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  1. RocDoc

    Great post and great life advice. It’s time to plant more trees.

    1. TheHappyPhilosopher

      Thx Roc Doc.

  2. PhysicianOnFIRE

    My wife I spent the better part of our morning tearing out weeds and prickly bushes from around the apple and plum trees we planted a couple years ago. Too many roots competing with my trees for them to grow and prosper well. I think there’s a lesson in there somewhere. Weed more often would be one.

    Cheers!
    -PoF

    1. TheHappyPhilosopher

      Hmmmm, there may be another blog post on that line of thought. Yard work is not my most favorite activity.

  3. Matt @ The Resume Gap

    Love the analogy. Each dollar can either buy something consumable now (like those sick designer jeans — free shipping, too!) or generate something valuable every year for decades to come.

    You could write a whole post on that second to last paragraph, too — it seems like many people get stuck in a mindset of “I’m too old to change paths now” when that’s such a limiting way to look at life. Maybe that’s true for my 94-year-old grandfather, but not for anyone still in their traditional working years.

    1. TheHappyPhilosopher

      Haha, I was waiting for someone to comment on those jeans! I’m thinking of buying 2 pair 😉

      To be honest the second to last paragraph I put in at the last minute, just kinda came to me after proofing a few times, but it somehow felt necessary to the post. You are right, it probably deserves one or more posts on its own. It is a trap I have found myself in many times, but also a pattern of thinking I have escaped from many times.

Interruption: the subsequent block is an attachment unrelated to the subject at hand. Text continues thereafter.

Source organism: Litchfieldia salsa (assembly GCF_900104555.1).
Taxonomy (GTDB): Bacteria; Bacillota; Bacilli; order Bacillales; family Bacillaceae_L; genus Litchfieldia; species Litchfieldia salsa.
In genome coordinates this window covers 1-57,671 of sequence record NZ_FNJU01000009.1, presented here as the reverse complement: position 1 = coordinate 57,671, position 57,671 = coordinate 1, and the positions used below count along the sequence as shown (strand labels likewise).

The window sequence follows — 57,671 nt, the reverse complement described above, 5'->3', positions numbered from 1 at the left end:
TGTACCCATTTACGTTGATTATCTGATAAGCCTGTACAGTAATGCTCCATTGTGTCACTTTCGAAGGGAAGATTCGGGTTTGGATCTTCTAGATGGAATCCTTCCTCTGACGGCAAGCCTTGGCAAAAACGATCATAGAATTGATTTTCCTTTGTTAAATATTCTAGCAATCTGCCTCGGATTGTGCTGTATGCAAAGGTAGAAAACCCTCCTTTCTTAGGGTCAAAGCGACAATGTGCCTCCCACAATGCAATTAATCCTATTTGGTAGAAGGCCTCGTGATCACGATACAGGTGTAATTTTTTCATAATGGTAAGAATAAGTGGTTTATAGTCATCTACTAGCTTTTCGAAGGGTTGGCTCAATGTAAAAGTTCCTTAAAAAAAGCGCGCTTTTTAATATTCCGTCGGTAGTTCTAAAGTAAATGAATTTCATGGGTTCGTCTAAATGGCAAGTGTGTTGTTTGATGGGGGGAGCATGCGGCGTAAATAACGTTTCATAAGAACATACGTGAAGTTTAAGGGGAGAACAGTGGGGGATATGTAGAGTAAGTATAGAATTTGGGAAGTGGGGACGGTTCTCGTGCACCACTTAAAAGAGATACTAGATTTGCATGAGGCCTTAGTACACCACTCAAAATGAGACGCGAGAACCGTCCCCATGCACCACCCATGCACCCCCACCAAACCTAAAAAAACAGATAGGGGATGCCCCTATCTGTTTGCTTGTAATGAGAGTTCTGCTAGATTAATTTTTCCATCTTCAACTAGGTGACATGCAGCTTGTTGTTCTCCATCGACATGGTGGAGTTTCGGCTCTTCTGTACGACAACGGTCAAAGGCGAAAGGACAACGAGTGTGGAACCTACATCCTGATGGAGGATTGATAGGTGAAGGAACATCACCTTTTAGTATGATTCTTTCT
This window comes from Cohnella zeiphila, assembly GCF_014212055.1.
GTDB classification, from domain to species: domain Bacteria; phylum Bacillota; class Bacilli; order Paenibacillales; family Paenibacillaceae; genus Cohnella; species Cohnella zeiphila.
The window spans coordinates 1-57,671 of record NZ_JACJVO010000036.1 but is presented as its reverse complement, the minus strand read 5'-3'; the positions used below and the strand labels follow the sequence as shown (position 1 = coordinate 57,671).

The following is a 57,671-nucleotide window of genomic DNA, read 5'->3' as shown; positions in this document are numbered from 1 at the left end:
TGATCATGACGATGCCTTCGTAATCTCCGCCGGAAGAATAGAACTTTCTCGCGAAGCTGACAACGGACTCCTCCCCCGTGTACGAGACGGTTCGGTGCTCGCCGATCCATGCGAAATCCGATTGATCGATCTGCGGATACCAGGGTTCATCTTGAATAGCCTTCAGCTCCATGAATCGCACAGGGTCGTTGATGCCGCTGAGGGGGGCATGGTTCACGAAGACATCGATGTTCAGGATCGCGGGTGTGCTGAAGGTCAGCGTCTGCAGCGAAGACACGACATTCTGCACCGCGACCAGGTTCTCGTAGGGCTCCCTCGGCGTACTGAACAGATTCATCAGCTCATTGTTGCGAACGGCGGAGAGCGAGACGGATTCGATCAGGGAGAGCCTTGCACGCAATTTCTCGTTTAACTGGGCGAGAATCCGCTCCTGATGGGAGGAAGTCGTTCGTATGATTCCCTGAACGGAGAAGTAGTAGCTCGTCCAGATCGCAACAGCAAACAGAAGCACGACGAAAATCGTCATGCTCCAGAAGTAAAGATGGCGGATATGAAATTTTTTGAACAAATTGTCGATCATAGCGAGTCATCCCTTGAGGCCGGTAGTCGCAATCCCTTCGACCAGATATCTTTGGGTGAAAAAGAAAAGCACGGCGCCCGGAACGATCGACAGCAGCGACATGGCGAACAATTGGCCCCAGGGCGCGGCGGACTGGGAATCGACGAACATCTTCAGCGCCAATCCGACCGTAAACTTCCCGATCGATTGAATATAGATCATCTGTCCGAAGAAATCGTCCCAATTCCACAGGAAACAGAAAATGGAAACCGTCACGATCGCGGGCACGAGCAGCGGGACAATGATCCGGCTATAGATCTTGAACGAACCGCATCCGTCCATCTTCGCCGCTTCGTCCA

It’s so easy to not do something, it’s so easy to make the excuse “if only I were younger…then I could change”. I see a lot of comments on blogs/forums along the lines of “yeah, so-and-so is doing something incredible, but they are 29, and I’m 46 so it’s too late for me…so I guess I’ll just keep doing what I’m doing”

  4. Preston @TheDrunkMillionaire

    Awesome post! We’ve planted so many fruit trees this year! If you intentionally plant good seeds now, you can reap the harvest later- great advice for food and finance!

    1. TheHappyPhilosopher

      Thanks Preston, although I must say I’m a little jealous. I just have this one little tree and you have a whole orchard!

  5. Daniel Hough

    Growing your own apples isn’t creating jobs Happy Philosopher 😉

    1. TheHappyPhilosopher

      True, good thing job creation is not my primary goal.

      Although the money I save from having to buy apples is either saved, or spent on some other thing. The other thing I buy supports some other job (albeit not in the apple industry) so it is likely a wash. Also I did buy a tree, a shovel and some fertilizer which also supports jobs at some point right?

      …and even if I just saved the money it would allow me to retire just a bit earlier, in which case MY job would be available sooner to some poor starving radiologist looking for work.

      Therefore we can all plant trees and gardens of all types and not feel guilty!

      😉

      1. RocDoc

        I agree with The Hapoy Phillosopher. If his apples allow him to retire a little earlier, than he frees up a job for the next young doc. In fact you could look at all FIRE individuals as job creators since they’re leaving the work force after 10 to 20 years and that opens new jobs for the next guys.